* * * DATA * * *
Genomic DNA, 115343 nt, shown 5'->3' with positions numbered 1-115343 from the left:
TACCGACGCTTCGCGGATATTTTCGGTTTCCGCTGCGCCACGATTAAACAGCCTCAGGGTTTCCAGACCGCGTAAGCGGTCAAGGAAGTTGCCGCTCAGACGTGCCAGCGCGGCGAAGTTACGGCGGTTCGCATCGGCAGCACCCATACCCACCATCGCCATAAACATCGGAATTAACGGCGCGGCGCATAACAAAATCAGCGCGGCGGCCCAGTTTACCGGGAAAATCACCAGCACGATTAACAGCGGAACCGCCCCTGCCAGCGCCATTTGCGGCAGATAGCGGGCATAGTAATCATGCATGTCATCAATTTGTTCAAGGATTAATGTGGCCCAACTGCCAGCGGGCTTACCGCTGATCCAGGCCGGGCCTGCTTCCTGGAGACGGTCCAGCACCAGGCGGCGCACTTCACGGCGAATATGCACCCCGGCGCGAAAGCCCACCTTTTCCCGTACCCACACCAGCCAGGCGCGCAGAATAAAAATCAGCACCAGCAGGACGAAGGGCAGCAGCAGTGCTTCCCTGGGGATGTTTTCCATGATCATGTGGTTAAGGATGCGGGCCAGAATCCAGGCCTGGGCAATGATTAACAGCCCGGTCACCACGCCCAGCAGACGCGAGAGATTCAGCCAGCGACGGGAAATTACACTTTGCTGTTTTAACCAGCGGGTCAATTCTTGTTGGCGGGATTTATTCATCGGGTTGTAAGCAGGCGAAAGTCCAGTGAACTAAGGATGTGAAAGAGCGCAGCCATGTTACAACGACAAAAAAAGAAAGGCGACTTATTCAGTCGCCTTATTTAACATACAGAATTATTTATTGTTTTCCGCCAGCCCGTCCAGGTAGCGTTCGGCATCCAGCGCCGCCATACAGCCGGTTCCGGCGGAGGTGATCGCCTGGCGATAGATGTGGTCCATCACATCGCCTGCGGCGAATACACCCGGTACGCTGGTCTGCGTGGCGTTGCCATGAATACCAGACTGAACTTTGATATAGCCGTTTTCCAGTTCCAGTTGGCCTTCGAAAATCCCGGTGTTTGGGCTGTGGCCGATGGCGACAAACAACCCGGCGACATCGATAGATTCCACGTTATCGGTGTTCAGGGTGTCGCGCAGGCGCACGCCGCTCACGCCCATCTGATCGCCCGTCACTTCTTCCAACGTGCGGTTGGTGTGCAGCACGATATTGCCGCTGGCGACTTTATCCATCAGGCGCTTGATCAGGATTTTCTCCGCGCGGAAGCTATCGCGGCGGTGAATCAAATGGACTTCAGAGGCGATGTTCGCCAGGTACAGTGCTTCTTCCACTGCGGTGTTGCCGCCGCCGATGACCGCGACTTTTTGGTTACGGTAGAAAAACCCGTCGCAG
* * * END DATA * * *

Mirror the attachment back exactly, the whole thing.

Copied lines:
Genomic DNA, 115343 nt, shown 5'->3' with positions numbered 1-115343 from the left:
TACCGACGCTTCGCGGATATTTTCGGTTTCCGCTGCGCCACGATTAAACAGCCTCAGGGTTTCCAGACCGCGTAAGCGGTCAAGGAAGTTGCCGCTCAGACGTGCCAGCGCGGCGAAGTTACGGCGGTTCGCATCGGCAGCACCCATACCCACCATCGCCATAAACATCGGAATTAACGGCGCGGCGCATAACAAAATCAGCGCGGCGGCCCAGTTTACCGGGAAAATCACCAGCACGATTAACAGCGGAACCGCCCCTGCCAGCGCCATTTGCGGCAGATAGCGGGCATAGTAATCATGCATGTCATCAATTTGTTCAAGGATTAATGTGGCCCAACTGCCAGCGGGCTTACCGCTGATCCAGGCCGGGCCTGCTTCCTGGAGACGGTCCAGCACCAGGCGGCGCACTTCACGGCGAATATGCACCCCGGCGCGAAAGCCCACCTTTTCCCGTACCCACACCAGCCAGGCGCGCAGAATAAAAATCAGCACCAGCAGGACGAAGGGCAGCAGCAGTGCTTCCCTGGGGATGTTTTCCATGATCATGTGGTTAAGGATGCGGGCCAGAATCCAGGCCTGGGCAATGATTAACAGCCCGGTCACCACGCCCAGCAGACGCGAGAGATTCAGCCAGCGACGGGAAATTACACTTTGCTGTTTTAACCAGCGGGTCAATTCTTGTTGGCGGGATTTATTCATCGGGTTGTAAGCAGGCGAAAGTCCAGTGAACTAAGGATGTGAAAGAGCGCAGCCATGTTACAACGACAAAAAAAGAAAGGCGACTTATTCAGTCGCCTTATTTAACATACAGAATTATTTATTGTTTTCCGCCAGCCCGTCCAGGTAGCGTTCGGCATCCAGCGCCGCCATACAGCCGGTTCCGGCGGAGGTGATCGCCTGGCGATAGATGTGGTCCATCACATCGCCTGCGGCGAATACACCCGGTACGCTGGTCTGCGTGGCGTTGCCATGAATACCAGACTGAACTTTGATATAGCCGTTTTCCAGTTCCAGTTGGCCTTCGAAAATCCCGGTGTTTGGGCTGTGGCCGATGGCGACAAACAACCCGGCGACATCGATAGATTCCACGTTATCGGTGTTCAGGGTGTCGCGCAGGCGCACGCCGCTCACGCCCATCTGATCGCCCGTCACTTCTTCCAACGTGCGGTTGGTGTGCAGCACGATATTGCCGCTGGCGACTTTATCCATCAGGCGCTTGATCAGGATTTTCTCCGCGCGGAAGCTATCGCGGCGGTGAATCAAATGGACTTCAGAGGCGATGTTCGCCAGGTACAGTGCTTCTTCCACTGCGGTGTTGCCGCCGCCGATGACCGCGACTTTTTGGTTACGGTAGAAAAACCCGTCGCAG